to make but to deal with a contemporary is a lot of interest in obama. then to pull back. >> but there were people on the right to and those who would disagree to say he apologizes for america and pulls out from the allies and those that say he should not send troops to afghanistan in the first place. >> there was the tough group. the advisers that he bridal and called the economic advisers to timothy geithner, larry summers and peter norris said. of the foreign policy team, robert gates up to his eyeballs most of the bad things the country has done for decades. >> but he promised he would pull troops out of iraq so he falls through on his promise. >> so they do not take it seriously enough. we think it has been a big mistake. one thing he said is that cut back on the bush secrecy and has not followed through. with the espionage act was passed three people were indicted we were critical of many things but with the treatment of bradley manning it was very problematic but in some ways with bush and cheney for the war crimes committed so if you commit war crimes you walk fre
of it was another envelope that said to 44 from 43. and then the next morning here is a picture of barack obama reading that actual note. the procession to the capitol is always a big deal. here's a picture from exactly 100 years ago. an open carriage, and that is william howard taft on the right and the new president woodrow wilson on the left. in 1933 we have a situation with franklin d. roosevelt and herbert hoover. the two of them didn't get along so well. there wasn't a lot of conversation during the right to the capitol. in many pictures the were taken that day, roosevelt can be seen leading to the crowd or smiling to the crowd or turning toward hoover and trying to have a conversation. every picture you will see hoover is just looking ahead ignoring him. there's been other times also where the president, the newly and the old, didn't get along so well and that mentioned in my book can't we all get along. sometimes the weather is a big issue. here's 1909 that is william howard taft driving together with teddy roosevelt. we can't see them, but they are in the carriage. and here is the rout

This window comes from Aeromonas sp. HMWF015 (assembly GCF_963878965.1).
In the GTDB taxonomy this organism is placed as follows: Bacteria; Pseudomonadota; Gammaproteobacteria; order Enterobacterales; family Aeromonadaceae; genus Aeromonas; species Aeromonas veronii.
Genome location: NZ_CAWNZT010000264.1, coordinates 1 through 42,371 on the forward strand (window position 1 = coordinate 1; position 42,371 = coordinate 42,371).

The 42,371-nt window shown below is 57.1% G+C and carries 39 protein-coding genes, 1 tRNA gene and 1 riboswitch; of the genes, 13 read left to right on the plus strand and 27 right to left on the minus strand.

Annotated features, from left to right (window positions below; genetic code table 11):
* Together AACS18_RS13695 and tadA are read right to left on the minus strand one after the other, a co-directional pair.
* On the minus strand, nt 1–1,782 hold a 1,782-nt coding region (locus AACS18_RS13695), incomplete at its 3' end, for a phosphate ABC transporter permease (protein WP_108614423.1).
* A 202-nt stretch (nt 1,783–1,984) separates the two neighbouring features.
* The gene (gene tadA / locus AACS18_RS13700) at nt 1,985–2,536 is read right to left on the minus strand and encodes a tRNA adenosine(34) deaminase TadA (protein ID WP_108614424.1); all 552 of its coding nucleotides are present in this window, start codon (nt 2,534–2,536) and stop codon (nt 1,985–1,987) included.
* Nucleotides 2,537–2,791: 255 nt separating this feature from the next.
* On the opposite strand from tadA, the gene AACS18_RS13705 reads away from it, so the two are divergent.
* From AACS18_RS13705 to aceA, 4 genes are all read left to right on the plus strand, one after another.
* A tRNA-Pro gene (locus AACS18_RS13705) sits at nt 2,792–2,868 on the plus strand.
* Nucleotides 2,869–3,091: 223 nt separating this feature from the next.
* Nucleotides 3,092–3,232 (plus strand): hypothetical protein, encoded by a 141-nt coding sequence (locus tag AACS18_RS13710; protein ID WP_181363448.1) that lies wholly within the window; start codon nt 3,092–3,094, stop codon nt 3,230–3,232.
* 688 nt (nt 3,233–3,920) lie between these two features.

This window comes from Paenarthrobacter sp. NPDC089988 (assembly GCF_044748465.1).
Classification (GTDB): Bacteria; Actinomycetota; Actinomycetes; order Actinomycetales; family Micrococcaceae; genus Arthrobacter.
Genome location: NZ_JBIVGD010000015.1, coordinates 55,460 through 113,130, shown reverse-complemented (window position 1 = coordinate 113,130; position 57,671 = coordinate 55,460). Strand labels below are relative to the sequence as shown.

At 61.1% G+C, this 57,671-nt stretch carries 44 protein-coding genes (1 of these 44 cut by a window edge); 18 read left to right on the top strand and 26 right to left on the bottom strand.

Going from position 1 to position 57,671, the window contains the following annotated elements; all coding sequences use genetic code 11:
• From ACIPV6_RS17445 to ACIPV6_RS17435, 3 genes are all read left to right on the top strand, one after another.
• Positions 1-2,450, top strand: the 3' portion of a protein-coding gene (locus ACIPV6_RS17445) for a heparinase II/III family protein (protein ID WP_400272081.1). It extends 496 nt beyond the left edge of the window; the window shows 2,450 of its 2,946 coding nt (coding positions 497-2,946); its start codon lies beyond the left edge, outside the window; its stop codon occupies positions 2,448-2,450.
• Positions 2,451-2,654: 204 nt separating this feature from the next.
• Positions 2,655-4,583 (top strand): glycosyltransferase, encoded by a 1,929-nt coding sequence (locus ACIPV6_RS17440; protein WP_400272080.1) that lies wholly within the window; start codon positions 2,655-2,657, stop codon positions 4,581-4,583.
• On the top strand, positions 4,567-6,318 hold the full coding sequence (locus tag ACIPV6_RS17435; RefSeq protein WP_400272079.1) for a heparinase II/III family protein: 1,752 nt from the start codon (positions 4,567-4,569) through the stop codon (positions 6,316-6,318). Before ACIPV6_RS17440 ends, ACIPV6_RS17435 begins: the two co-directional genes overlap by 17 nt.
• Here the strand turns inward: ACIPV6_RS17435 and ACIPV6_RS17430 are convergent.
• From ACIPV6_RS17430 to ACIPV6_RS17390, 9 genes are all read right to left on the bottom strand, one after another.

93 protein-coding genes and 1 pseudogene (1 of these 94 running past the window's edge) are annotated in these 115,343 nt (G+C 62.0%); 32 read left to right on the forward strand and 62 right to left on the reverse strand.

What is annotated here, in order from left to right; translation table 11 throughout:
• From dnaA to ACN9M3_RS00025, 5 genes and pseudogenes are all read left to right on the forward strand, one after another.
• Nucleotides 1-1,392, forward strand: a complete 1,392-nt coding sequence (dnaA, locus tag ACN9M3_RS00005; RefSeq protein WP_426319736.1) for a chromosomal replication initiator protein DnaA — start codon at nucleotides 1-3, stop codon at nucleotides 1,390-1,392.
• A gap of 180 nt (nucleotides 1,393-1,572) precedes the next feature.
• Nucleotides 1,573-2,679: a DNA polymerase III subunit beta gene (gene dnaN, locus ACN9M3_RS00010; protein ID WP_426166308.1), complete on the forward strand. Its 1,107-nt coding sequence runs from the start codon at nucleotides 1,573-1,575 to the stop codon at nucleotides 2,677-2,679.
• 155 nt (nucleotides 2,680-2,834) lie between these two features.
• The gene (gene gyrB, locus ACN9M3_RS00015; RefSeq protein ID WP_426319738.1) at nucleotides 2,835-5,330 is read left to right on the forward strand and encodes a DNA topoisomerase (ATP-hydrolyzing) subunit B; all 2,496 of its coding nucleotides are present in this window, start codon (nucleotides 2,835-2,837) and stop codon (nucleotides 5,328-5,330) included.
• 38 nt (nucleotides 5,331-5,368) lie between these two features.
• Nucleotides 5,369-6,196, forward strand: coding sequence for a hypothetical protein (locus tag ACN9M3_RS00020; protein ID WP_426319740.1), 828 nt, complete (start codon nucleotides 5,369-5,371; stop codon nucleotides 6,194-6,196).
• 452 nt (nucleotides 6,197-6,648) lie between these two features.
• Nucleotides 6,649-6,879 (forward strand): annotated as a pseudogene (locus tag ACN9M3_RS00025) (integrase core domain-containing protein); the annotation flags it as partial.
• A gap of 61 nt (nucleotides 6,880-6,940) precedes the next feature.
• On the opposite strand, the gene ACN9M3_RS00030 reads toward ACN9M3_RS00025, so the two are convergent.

and we deal with a bigger concept. we deal with a contemporary -- there is a lot of interest in obama but sometimes the idea is that we have to pull back and see the forest. >> but obviously there are people on the right and people say they support obama or don't like obama that would disagree and say that he's apologizing for america and he is pulling out before our allies can stand on the verdone and they say we shouldn't really send troops in to afghanistan in the first place. >> petraeus ann gates and clinton, she had a tough group are not him but it was his own doing. "the new york times" called his economic adviser the constellation of the reubenites, and they were. they were larry summers and these were wall street people that were brought into the policies or not depriving it of a foreign policy team robert gates has been up to his eyeballs in things the country has done for decades. >> this was promised to the campaign 2008 that he pulls us out of iraq so in some ways he is just following through on his promise. >> he has supported him strongly and if they do they were not ta
-grandmother lived in height harkin that was the big deal because she lived not far from where the obama's live today. someone had recommended to me the chicago commission study of the race riots. when i was going through their and i discovered these bombings african-americans were moving into hyde park and there was this active concerted campaign to move them out. i realized, my goodness. >> it wasn't parlor conversation. it was vicious propaganda. >> it was remarkable. and i can't remember now exactly how many there were, but these bombings -- >> about 50 a. >> they began before and continued after and again i don't know -- >> was at a planned activity in hyde park? >> was a really striking time. it was the first that i knew about it. i didn't know about that and in talking to the obama's relatives i learned that phebe had talked about it, that she when the riots were sweeping the city she was by herself. her husband traveled as an itinerant minister and was often away. she got a pot full of water and lie and boiled it on the stove and said she was ready if they swept into her home. it was the firs